Should the rest of the world be worried? Taiwan, long claimed as Chinese territory and well within range of Chinese ballistic missiles and conventional forces, certainly has cause to feel threatened. Even as cross-strait relations have warmed in recent years, Beijing has positioned more medium-range missiles facing Taiwan than ever. When asked why, Beijing demurs. India, Asia’s other would-be superpower, also seems increasingly on edge. Last September, Indian analysts and media loudly worried over the publication of an article by Chinese analyst Li Qiulin in a prominent Communist Party organ that urged the PLA to bolster its ability to project force in South Asia.
But it’s probably too soon for Americans to panic. Many experts who’ve looked closely at the matter agree that China today simply does not have the military capability to challenge the United States in the Pacific, though its modernization program has increased its ability to engage the United States close to Chinese shores. And the U.S. military is still, for all its troubles in Iraq and Afghanistan, the most capable fighting force on the planet.
“China’s Armed Forces Are the Biggest in the World.”
Yes,but it depends on how you count. The PLA has the most people on its payroll — 2.2 million active personnel (though between 1985 and 2005, it shrank by 1.7 million soldiers and is still shrinking today). That’s still far more than the 1.4 million active service members in the U.S. military.
Then again, the United States also has more than 700,000 civilian Defense Department employees and significant uncounted numbers of contractors. (In Iraq and Afghanistan, there are roughly equal numbers of contractors and uniformed personnel — about 250,000 contractors to 180,000 soldiers.) But in China, uniformed PLA soldiers carry out many of the same duties that contractors perform for the U.S. military.
Arguably, the more significant figure for comparison is defense spending. Here the PLA lags far behind the Pentagon. In 2009, the U.S. military spent $738 billion on defense and homeland security. Estimates for China’s annual military budget vary considerably, ranging from $69.5 billion to $150 billion, but it’s clear that U.S. military spending is still several times higher than China’s, the world’s second highest.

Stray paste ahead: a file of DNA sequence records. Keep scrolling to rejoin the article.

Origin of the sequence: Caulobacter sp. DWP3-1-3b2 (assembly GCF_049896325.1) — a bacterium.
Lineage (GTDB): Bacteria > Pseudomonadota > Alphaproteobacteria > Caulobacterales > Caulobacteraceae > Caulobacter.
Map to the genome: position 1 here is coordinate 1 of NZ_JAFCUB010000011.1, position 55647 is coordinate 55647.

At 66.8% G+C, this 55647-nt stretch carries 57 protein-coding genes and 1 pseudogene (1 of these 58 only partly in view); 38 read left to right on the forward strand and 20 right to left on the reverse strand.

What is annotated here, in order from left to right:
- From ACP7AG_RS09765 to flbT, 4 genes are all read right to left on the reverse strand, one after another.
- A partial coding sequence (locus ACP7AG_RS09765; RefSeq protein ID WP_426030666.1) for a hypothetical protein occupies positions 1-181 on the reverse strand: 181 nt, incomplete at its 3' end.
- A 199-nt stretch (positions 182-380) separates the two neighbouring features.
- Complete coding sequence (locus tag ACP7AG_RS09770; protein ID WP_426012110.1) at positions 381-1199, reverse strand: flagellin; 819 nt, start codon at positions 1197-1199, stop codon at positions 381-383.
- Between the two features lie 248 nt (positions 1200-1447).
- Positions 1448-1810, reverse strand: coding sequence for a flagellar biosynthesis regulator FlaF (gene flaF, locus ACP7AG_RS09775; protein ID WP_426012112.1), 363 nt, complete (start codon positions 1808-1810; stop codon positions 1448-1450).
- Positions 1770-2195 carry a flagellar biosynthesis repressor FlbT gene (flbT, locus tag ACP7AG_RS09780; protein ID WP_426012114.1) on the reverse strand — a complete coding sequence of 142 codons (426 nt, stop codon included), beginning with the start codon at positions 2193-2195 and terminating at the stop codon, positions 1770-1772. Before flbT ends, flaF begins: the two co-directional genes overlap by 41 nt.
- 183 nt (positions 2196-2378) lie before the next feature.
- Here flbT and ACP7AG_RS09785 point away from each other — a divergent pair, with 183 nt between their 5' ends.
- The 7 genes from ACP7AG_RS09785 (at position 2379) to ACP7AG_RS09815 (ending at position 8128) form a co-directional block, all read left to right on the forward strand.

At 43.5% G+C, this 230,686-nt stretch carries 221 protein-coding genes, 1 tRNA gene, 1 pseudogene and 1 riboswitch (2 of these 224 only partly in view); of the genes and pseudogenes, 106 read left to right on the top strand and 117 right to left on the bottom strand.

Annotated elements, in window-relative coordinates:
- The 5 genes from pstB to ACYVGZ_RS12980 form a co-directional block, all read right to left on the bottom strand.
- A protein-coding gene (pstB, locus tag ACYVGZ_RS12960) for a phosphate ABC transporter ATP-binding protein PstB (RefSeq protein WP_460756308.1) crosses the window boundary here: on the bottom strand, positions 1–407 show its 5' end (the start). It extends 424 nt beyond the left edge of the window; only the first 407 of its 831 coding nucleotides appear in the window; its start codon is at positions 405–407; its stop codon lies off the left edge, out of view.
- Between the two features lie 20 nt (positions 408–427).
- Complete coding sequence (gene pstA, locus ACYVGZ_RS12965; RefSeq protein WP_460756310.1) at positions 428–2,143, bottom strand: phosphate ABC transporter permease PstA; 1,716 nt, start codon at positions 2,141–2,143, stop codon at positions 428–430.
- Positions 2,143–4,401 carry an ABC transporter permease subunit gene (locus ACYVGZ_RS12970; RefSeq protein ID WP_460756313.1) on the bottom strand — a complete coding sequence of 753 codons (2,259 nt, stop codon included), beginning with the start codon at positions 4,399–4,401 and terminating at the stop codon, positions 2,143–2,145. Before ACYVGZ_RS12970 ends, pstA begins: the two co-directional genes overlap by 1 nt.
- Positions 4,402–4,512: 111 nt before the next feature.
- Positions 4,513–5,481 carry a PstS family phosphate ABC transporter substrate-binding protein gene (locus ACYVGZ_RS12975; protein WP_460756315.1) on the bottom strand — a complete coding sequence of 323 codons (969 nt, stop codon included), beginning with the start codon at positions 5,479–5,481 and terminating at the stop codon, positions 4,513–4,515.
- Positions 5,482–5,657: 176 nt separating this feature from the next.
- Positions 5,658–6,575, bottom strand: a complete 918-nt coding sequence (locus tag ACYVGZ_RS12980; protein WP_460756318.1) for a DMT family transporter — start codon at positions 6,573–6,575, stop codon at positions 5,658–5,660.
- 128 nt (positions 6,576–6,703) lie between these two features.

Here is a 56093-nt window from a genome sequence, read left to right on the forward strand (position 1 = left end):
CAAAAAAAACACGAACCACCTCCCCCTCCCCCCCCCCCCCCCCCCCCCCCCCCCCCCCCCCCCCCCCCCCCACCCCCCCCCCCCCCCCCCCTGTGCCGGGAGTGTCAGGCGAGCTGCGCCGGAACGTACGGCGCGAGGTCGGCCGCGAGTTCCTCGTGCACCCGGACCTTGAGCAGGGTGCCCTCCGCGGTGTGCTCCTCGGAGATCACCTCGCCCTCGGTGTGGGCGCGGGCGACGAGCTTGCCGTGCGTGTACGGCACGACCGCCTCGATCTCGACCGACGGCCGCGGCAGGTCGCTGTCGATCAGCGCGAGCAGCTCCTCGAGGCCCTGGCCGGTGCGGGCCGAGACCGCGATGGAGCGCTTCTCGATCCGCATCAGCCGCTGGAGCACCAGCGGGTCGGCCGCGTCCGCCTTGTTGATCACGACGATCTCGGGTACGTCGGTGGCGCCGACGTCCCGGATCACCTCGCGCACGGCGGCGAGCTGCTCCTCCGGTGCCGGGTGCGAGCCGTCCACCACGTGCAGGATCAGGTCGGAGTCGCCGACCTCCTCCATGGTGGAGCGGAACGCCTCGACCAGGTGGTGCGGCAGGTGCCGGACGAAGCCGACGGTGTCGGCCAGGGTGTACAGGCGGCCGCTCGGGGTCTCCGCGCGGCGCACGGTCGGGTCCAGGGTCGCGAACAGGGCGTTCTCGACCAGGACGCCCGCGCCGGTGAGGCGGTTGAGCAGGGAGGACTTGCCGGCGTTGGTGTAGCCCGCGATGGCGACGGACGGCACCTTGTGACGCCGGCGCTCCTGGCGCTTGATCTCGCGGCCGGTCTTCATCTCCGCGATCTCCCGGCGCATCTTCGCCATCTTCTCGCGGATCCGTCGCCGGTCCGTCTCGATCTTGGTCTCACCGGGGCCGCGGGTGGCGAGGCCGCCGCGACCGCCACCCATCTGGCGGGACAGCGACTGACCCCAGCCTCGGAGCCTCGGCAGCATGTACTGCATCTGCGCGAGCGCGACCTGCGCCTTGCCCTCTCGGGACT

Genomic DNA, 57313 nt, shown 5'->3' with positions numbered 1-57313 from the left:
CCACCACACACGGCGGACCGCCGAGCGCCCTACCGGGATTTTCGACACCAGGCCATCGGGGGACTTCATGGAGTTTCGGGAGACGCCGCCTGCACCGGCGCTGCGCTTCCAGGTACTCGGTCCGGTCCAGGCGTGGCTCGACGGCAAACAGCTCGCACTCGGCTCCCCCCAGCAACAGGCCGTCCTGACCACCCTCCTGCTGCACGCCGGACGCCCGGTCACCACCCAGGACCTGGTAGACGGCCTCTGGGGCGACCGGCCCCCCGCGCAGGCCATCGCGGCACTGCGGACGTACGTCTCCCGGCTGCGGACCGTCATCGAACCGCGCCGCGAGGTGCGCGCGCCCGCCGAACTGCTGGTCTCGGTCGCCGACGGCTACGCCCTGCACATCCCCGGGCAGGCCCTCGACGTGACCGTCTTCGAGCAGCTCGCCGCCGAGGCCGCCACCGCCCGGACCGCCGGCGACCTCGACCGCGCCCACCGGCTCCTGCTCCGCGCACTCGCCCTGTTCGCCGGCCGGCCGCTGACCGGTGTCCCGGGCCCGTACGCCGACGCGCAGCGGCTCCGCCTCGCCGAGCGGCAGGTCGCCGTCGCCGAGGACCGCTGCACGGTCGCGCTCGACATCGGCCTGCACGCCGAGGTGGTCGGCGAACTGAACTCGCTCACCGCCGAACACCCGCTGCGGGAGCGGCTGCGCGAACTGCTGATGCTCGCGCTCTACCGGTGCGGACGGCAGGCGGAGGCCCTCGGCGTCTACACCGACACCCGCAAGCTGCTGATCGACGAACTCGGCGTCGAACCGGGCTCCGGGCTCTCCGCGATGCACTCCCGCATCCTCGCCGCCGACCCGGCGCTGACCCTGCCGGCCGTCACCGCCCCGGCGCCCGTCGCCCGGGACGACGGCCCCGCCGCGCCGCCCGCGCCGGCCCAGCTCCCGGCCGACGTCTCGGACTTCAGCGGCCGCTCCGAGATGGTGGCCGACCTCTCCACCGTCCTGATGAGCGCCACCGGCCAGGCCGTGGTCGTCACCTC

And the PLA’s global range is much more limited. As of last June, the United States had 285,773 active-duty personnel deployed around the world. But China operates no overseas bases and has only a handful of PLA personnel stationed abroad in embassies, on fellowships, and in U.N. peacekeeping operations.
CHINA FOTO PRESS/GETTY IMAGES
“The PLA Is Slow, Conservative, and Backward.”
Not anymore. Although it is still no match for the mighty U.S. military, the PLA has come a long way since Mao’s ragtag army defeated the Nationalists in 1949. Over the last two decades in particular, China has improved the quality, technical capabilities, and effectiveness of its enlistees and officers, even as it has shrunk the total number of military personnel.
No longer are PLA soldiers rudimentarily equipped with second-rate Soviet technology, such as the outmoded Soviet T-55 tanks from the 1950s and 1960s that they used to have and that Iraqis fielded during the Gulf War. Although not every PLA unit has cutting-edge equipment, Chinese forces are continually integrating new weapons, doctrine, training, and command-and-control systems.
China’s military today is, if not a near rival to that of the United States, at least a “fast-learning organization,” in the view of many close foreign observers. It is deploying weapons that neutralize key U.S. advantages, such as ballistic missiles and supersonic sea-skimming missiles that can target U.S. aircraft carriers in the region; an enlarged submarine fleet; homegrown satellite reconnaissance and communications capabilities; and recently, the demonstrated capability to eliminate satellites and intercept ballistic missiles.